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Duck Hunting in Minnesota

Minnesota, Duck Hunting Nation State, Waterfowl Hunting, Waterfowl Hunting




Duck Statewide Harvest


Goose Statewide Harvest


No. Waterfowl Licenses Sold Annually


Ducks Per Hunter


Geese Per Hunter


Cost of Resident Waterfowl Hunting License

$7.50 to $8.25

Cost of Resident State Stamps and Permits


Federal Duck Stamp

Fall special goose $4; spring light goose $2.50

$102 season; $75 72-hour

Cost of Non-Resident Waterfowl Hunting License

$7.50 to $8.25

Cost of Non-Resident State Stamps and Permits


Federal Duck Stamp

Fall special goose $4; spring light goose $2.50
Image: ImageBy_mihirjoshi_bluebill

Photo by Mihir Joshi

When people think of waterfowl hunting in Minnesota, a couple of things come to mind: giant Canada geese and wild rice lakes. Rochester is famous for goose hunting and was the last stronghold of the giant Canada goose, which once faced extinction. Try telling that to your buddies at the golf course. Giant Canada numbers have exploded in recent years, of course, to the point of becoming a nuisance on golf courses, parks and other areas. Goose hunting is king in Minnesota, and several areas offer controlled goose hunts, including Orwell, Lac Qui Parle, Thief Lake, Roseau River and Talcot Lake wildlife management areas, as well as the famous Rochester Game Refuge.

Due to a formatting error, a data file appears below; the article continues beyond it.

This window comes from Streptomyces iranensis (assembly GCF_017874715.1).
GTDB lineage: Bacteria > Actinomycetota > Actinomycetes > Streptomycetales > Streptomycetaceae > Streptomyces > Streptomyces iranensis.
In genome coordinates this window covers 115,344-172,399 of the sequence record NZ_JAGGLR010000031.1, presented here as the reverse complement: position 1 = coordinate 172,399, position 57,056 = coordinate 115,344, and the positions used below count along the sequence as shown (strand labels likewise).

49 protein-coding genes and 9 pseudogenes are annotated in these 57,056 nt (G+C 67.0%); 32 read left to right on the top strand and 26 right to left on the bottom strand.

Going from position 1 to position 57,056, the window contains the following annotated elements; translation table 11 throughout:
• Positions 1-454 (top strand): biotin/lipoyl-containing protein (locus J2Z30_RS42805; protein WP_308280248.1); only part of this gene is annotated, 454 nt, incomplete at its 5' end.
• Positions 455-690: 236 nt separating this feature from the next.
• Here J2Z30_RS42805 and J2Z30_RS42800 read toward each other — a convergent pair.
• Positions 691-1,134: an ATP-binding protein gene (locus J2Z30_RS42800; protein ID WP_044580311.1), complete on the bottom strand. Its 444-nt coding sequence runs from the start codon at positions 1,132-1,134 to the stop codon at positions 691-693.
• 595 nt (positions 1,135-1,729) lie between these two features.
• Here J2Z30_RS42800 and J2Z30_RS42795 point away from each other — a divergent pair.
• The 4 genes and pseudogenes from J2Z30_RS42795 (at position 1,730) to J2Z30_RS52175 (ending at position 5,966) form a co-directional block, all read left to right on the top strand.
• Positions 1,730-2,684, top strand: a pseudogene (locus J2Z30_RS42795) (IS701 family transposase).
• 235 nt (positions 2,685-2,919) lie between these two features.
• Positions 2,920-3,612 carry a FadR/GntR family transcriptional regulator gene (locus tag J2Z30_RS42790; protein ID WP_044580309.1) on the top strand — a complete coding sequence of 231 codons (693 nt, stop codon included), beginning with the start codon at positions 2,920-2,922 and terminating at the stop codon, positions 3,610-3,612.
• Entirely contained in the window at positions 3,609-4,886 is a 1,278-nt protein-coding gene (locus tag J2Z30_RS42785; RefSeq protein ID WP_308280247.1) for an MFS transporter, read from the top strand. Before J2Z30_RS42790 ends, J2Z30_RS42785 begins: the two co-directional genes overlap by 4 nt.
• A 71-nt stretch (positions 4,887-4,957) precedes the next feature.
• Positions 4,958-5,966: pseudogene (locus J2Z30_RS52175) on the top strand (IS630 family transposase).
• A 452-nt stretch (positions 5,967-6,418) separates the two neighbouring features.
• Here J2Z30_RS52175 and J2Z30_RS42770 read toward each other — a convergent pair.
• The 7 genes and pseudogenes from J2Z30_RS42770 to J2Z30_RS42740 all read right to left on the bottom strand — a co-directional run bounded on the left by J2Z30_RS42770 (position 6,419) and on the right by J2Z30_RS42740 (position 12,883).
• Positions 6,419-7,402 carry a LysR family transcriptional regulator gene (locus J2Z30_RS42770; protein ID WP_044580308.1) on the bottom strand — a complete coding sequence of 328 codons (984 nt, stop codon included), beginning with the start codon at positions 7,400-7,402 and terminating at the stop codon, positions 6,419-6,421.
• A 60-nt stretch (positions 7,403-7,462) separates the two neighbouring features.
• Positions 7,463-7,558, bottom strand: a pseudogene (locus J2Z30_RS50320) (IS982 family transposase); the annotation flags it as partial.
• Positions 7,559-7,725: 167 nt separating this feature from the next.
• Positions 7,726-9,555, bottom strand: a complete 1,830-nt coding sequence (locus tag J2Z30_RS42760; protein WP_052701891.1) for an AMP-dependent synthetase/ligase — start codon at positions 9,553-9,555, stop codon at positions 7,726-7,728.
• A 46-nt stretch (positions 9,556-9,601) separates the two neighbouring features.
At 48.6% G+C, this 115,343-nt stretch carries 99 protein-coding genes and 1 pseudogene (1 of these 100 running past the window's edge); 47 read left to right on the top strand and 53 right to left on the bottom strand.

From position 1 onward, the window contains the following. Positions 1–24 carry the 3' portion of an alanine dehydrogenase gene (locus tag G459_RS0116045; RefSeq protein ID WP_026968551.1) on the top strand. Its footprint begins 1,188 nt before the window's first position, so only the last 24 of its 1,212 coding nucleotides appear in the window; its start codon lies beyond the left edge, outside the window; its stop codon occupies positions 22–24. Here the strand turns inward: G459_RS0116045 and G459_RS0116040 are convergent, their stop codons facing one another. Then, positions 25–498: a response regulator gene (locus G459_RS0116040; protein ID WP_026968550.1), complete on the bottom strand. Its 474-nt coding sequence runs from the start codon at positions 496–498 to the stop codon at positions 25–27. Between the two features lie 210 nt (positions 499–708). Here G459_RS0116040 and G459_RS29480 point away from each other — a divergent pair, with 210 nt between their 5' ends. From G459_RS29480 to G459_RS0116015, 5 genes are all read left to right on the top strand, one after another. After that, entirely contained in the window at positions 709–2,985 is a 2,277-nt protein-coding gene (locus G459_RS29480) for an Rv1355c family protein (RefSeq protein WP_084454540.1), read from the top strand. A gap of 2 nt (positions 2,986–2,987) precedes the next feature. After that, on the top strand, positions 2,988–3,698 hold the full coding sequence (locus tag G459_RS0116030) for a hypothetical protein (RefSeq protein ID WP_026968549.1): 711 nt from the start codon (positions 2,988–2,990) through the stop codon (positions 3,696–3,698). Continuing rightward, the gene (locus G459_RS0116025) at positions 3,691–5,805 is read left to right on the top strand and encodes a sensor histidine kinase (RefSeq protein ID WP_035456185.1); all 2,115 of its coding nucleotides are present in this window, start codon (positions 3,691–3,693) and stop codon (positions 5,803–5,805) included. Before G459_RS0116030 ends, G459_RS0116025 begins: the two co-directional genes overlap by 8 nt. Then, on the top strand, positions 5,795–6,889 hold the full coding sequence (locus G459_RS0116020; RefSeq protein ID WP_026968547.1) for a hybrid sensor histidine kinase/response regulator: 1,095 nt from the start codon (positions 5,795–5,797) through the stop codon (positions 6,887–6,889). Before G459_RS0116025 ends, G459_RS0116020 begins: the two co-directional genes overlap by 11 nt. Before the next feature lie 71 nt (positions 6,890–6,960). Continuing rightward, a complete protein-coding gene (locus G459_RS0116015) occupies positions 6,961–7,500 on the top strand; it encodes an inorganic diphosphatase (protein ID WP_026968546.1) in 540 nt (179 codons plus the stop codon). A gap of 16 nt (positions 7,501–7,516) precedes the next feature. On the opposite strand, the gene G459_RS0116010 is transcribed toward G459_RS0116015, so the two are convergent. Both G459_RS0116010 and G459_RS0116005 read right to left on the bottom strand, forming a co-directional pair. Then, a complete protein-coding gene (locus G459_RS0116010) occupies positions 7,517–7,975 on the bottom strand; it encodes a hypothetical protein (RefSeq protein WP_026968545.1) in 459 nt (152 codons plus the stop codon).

Minnesota is also well known for wild rice lakes. This naturally growing grain is an important food source for various duck species, particularly mallards, teal and ringnecks. Although they live in relative obscurity elsewhere, ringnecks are one of the most common duck species bagged in Minnesota, usually coming in only behind popular puddlers such as teal, mallards and wood ducks in terms of harvest.

From humble beginnings at Lake Itasca, the Mississippi River turns into a major waterfowl stopover as it widens. Hunters will find a mixed bag on the Big Muddy, but especially mallards, gadwalls, bluebills and canvasbacks.

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